MATTHEW Y. EMERSON: Benjamin Keach’s view of baptism is orthodox, Reformed, and radical, and it is an example of how Baptists can pursue catholicity without surrendering their distinctives.
R. LUCAS STAMPS: The Baptists, or baptistic congregationalists, simply carried the logic of congregationalism to its necessary conclusion.
RHYNE PUTMAN: By what standard do we distinguish between good ideas and bad ones?
BRANDON D. SMITH: The early church needed language about the Trinity, and Gregory of Nyssa provided some help.
MATTHEW Y. EMERSON: The Cappadocians were instrumental in solidifying Trinitarian orthodoxy in the fourth century.
MATTHEW Y. EMERSON: Despite modern ambivalence toward it, the descent was vital to early and Medieval Christian faith, and it is my belief that we can retrieve its importance today.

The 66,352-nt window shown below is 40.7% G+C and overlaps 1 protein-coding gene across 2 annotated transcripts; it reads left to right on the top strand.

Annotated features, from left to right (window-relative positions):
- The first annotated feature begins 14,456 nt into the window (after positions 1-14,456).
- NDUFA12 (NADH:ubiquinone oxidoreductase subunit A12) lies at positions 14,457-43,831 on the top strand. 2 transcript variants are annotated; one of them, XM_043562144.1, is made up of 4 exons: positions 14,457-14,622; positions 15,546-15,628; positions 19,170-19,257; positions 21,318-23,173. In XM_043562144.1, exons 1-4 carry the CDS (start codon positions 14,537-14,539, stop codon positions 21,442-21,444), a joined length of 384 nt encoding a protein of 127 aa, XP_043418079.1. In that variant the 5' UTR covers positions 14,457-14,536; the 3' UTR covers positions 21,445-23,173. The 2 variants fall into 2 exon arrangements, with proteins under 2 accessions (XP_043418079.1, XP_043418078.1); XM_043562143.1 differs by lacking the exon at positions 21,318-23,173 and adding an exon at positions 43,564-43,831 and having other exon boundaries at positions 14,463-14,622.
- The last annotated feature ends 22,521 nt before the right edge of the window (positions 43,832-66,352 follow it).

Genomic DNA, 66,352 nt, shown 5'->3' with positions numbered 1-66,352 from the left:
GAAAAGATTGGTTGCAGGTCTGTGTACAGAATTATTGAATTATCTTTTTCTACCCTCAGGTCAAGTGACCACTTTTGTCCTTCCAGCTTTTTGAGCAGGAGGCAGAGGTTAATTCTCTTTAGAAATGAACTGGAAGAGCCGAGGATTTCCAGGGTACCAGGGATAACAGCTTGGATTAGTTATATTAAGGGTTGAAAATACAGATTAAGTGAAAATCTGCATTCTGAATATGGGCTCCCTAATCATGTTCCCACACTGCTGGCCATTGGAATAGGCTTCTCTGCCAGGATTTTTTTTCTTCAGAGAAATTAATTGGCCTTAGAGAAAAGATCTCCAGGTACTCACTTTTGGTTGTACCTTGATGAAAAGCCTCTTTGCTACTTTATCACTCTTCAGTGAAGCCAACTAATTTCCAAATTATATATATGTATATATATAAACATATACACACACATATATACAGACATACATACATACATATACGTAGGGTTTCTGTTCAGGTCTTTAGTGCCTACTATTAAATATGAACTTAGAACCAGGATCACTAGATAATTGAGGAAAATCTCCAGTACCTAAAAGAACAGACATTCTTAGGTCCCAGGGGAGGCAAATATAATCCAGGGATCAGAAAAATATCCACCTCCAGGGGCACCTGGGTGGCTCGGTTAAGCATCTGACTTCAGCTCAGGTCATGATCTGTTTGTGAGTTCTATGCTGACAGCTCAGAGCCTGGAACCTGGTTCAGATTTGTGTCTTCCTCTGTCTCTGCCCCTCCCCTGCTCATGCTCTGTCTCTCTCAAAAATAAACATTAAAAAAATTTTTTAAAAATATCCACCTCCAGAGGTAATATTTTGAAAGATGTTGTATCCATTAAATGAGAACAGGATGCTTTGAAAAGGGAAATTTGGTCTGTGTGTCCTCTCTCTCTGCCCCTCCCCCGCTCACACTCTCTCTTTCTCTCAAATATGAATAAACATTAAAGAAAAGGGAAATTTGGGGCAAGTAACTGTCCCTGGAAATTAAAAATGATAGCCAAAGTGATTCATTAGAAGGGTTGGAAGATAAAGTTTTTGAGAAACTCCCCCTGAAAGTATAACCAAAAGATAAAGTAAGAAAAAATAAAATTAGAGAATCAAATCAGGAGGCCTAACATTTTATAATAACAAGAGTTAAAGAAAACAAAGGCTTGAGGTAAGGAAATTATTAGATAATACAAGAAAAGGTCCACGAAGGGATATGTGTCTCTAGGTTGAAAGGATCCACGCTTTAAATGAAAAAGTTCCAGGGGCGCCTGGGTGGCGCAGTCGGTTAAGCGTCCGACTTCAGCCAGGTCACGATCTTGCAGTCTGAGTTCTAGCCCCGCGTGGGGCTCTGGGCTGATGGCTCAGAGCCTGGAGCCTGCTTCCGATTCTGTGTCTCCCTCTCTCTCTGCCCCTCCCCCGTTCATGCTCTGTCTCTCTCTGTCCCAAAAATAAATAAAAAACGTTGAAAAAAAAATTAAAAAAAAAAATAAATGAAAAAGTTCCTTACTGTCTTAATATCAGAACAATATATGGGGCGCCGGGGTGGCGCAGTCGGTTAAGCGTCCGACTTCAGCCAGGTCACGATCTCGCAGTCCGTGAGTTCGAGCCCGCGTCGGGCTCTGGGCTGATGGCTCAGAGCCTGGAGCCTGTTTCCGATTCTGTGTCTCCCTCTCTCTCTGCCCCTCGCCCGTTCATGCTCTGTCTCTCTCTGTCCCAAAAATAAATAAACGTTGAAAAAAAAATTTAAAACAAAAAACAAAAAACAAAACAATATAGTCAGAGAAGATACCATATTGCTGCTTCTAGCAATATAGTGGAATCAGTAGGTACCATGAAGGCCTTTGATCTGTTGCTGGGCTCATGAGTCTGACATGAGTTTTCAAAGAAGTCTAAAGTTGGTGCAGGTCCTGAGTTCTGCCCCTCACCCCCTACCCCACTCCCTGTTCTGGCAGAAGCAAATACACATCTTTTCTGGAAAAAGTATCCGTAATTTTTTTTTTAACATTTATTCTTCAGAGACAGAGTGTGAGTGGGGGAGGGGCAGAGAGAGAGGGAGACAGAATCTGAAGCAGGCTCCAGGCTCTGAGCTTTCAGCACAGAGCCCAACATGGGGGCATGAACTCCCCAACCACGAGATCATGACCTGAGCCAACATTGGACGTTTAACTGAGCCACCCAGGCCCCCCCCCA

D. JEFFREY MOONEY AND ADRIAN MARTINEZ: Creeds provided a core set of beliefs for our congregation so that, regardless of the distinctions of other Christians around us, we could cling to these core elements and celebrate the fact that we were one family in Jesus.
DAYTON HARTMAN: The particulars of our eschatological convictions ought never contradict nor supersede the uniting Christian hope of Christ’s assured return and victory.
SHAWN J. WILHITE: Retrieval has a posture that transcends our modern sensibilities.
MATTHEW Y. EMERSON AND R. LUCAS STAMPS: We believe that all Christians should pray for and seek Christian unity across ecclesial and denominational lines and that Baptists should not reflexively reject principled, ecumenical dialogue with other Christian traditions.